Photographing Fungi – What’s Needed for an ID


The change in temperature and recent rains have encouraged many Fungi species to begin fruiting, with 619 observations being uploaded so far this month.

Fungi is a hyper-diverse group, with an estimated 275,000 species in Australia with only around 15,000 species formally named. Of those, only the macrofungi (5,000 described) and lichens (4,000 described) are potentially of suitable size to be photographed in the field.

With many species yet to be described, and those that are described being frequently done so with characteristics and traits not visible in field photographs (i.e. spore features), obtaining an accurate species level ID from a few photographs can be difficult for many species. The exception being those that demonstrate distinct features not known to be present in other species. Nevertheless a Genus or Family level ID can still be of significant value.


Recommended Photos

In very general terms, you’ll want to record as many features as possible, which is not often achievable with a single photo.

For fruiting bodies in the form of a mushroom (stem/stipe and cap/pileus), you’ll want to photograph the cap at a slight angle from above, from the side to show the edge of the cap and stem, and the cap underside to show the gills/pores. The same photo set, above/side/underside, is also suitable for Bracket Fungi.

Each angle will provide additional visual characteristics that will help to narrow down the ID. Here is an example of an Amanita xanthocephala, a native species in the same Genus as the introduced Fly Agaric (Amanita muscaria), showing photos taken from several angles.



Additional photos that may help include a wider angle photo showing the substrate (wood/soil) and surrounding vegetation/environment, and a photo with a scale.

Photographing the underside can be difficult, and destroying the fruiting body just for a photo is certainly not recommended. The easiest method is to bring along a small mirror that can be placed underneath, and the reflection photographed. Any small mirror is suitable. A small makeup mirror works well, or one can be purchased from the FungiMap shop.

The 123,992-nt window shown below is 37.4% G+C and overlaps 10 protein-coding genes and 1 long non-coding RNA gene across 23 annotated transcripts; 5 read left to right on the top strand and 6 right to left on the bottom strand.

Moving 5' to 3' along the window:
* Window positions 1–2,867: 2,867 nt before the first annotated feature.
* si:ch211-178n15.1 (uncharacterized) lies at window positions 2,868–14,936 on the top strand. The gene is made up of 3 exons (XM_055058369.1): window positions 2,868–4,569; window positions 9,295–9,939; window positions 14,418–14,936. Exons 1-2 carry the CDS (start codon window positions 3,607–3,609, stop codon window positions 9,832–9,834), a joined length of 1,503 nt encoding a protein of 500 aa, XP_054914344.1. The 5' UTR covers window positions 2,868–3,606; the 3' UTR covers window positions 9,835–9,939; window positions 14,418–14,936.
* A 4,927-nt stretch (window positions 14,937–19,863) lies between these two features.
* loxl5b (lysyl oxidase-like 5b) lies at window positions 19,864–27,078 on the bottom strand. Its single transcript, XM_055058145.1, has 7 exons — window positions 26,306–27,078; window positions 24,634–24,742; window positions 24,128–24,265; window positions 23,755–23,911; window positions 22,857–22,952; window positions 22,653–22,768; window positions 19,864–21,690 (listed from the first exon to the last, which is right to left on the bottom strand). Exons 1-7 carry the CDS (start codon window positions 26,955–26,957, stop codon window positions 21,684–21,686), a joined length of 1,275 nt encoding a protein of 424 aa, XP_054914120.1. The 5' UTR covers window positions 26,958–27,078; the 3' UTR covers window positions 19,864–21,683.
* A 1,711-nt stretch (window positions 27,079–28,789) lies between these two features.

Uploading to FungiMap

FungiMap is a not for profit, citizen-science organisation dedicated to furthering the conservation and knowledge of Australian fungi. Fungi observations uploaded to iNat can also be uploaded to the long running FungiMap project. This Traditional Project requires that observations be added manually and that a few additional Observation Fields be included, i.e. Fungus Habitat & Fungus Substrate.


Further Fungi Info

If you are new to Fungi, this Glossary of Terms might come in handy when discussing features.

For further info on macroscopic features of Fungi check out THIS detailed page by the Australian National Botanic Gardens.

Looking for the bioluminescent Ghost Fungus? While the ForestrySA ‘Ghost Mushroom Lane’ is closed this year, this species, Omphalotus nidiformis, also grows throughout the Adelaide Hills and can be found during May/June. Keep an eye out for local records uploaded to iNat. If the location is suitable and the growth stage just right, it might be worth stepping out into the cold one night to check it out. ForestrySA also has a guide to photographing the Ghost Fungus. Suggested exposure time is from 20 seconds to several minutes depending on the intensity of the bioluminescence.

And while you are searching for Fungi, don’t forget to record the Invertebrates feeding on the Fungi (i.e. Springtails), the Bryophytes (Mosses, Liverworts, Hornworts), the Orchids and the Sundews.